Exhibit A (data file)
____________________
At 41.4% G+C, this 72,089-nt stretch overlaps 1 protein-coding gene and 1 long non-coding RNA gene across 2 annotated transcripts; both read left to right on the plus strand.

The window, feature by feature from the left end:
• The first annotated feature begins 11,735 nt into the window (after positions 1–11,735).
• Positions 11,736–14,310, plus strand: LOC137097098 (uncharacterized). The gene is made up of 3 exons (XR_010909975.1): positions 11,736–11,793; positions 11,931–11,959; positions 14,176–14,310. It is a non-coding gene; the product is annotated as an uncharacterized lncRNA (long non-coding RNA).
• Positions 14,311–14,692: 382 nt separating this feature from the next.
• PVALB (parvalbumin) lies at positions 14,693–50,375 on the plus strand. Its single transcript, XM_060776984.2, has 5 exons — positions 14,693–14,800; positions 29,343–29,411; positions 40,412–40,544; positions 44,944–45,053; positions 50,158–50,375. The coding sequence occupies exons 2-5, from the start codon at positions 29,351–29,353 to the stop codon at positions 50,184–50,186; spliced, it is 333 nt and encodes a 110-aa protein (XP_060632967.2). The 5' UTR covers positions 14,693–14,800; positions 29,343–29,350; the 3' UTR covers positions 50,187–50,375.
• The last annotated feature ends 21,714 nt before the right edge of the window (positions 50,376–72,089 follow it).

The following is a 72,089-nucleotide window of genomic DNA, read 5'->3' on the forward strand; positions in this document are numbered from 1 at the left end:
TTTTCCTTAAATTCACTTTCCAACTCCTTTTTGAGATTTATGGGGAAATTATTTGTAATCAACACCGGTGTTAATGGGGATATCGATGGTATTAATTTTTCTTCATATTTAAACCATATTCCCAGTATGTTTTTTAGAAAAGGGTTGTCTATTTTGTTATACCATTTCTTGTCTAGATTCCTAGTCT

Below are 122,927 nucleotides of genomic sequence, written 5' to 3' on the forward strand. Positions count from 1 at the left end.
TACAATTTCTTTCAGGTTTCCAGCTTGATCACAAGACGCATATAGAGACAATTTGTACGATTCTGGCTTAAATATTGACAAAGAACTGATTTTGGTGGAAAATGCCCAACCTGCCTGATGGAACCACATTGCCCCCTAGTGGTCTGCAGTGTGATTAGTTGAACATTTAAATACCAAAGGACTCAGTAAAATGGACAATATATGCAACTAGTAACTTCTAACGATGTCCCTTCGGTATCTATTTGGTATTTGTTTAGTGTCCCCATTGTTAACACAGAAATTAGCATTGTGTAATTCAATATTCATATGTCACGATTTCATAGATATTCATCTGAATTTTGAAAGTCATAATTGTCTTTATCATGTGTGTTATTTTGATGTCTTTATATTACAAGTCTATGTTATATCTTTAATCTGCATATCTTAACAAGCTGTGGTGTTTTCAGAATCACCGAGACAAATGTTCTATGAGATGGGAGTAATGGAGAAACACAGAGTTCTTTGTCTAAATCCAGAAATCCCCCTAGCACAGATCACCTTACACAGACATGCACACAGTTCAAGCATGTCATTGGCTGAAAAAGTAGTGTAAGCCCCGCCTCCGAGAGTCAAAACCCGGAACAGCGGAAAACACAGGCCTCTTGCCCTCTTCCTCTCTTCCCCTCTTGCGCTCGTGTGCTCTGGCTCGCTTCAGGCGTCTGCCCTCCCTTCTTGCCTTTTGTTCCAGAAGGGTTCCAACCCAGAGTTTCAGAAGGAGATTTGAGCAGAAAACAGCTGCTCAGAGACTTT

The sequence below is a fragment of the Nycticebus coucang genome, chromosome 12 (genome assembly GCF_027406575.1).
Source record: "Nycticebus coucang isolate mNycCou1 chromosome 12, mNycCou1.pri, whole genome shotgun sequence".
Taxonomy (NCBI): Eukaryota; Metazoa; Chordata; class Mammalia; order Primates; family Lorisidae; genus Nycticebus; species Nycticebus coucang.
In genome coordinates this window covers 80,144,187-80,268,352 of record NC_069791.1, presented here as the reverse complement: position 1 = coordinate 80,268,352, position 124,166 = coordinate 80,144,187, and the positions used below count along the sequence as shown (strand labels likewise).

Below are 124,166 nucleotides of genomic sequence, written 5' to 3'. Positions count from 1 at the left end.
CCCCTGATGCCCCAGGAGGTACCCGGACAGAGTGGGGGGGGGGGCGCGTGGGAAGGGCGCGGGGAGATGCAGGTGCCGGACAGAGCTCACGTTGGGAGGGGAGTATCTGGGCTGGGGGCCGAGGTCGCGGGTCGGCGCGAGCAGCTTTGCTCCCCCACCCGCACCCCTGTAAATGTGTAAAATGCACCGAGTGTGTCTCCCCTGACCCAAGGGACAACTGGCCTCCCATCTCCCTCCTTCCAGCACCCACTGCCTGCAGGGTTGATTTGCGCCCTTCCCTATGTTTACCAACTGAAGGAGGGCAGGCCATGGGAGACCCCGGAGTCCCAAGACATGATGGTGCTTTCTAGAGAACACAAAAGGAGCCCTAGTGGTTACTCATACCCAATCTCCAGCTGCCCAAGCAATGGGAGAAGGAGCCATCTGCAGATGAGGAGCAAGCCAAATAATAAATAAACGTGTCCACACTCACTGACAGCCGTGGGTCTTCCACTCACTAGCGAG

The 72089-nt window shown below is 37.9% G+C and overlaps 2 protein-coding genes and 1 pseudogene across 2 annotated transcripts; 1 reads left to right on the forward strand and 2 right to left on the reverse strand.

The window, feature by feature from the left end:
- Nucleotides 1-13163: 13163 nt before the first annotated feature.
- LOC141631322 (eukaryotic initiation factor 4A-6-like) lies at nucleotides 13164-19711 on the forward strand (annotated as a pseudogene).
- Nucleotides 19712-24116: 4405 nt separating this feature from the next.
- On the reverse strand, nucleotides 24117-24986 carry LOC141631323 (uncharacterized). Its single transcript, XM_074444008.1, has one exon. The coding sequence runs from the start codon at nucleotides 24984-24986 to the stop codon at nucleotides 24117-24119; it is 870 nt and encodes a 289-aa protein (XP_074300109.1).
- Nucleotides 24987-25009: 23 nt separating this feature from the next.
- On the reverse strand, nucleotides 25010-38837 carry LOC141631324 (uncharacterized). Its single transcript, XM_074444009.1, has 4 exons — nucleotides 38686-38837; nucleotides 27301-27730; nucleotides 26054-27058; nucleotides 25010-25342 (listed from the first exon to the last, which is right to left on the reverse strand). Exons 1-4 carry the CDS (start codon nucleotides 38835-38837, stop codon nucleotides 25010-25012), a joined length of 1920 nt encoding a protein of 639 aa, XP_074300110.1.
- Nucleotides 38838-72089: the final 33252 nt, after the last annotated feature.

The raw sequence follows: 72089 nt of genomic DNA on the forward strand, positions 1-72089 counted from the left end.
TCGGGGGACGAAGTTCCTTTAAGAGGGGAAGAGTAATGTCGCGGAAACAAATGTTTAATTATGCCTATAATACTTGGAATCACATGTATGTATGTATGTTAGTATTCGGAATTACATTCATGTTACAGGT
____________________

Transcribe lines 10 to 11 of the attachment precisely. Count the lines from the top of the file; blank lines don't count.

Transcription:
Below are 122,927 nucleotides of genomic sequence, written 5' to 3' on the forward strand. Positions count from 1 at the left end.
TACAATTTCTTTCAGGTTTCCAGCTTGATCACAAGACGCATATAGAGACAATTTGTACGATTCTGGCTTAAATATTGACAAAGAACTGATTTTGGTGGAAAATGCCCAACCTGCCTGATGGAACCACATTGCCCCCTAGTGGTCTGCAGTGTGATTAGTTGAACATTTAAATACCAAAGGACTCAGTAAAATGGACAATATATGCAACTAGTAACTTCTAACGATGTCCCTTCGGTATCTATTTGGTATTTGTTTAGTGTCCCCATTGTTAACACAGAAATTAGCATTGTGTAATTCAATATTCATATGTCACGATTTCATAGATATTCATCTGAATTTTGAAAGTCATAATTGTCTTTATCATGTGTGTTATTTTGATGTCTTTATATTACAAGTCTATGTTATATCTTTAATCTGCATATCTTAACAAGCTGTGGTGTTTTCAGAATCACCGAGACAAATGTTCTATGAGATGGGAGTAATGGAGAAACACAGAGTTCTTTGTCTAAATCCAGAAATCCCCCTAGCACAGATCACCTTACACAGACATGCACACAGTTCAAGCATGTCATTGGCTGAAAAAGTAGTGTAAGCCCCGCCTCCGAGAGTCAAAACCCGGAACAGCGGAAAACACAGGCCTCTTGCCCTCTTCCTCTCTTCCCCTCTTGCGCTCGTGTGCTCTGGCTCGCTTCAGGCGTCTGCCCTCCCTTCTTGCCTTTTGTTCCAGAAGGGTTCCAACCCAGAGTTTCAGAAGGAGATTTGAGCAGAAAACAGCTGCTCAGAGACTTT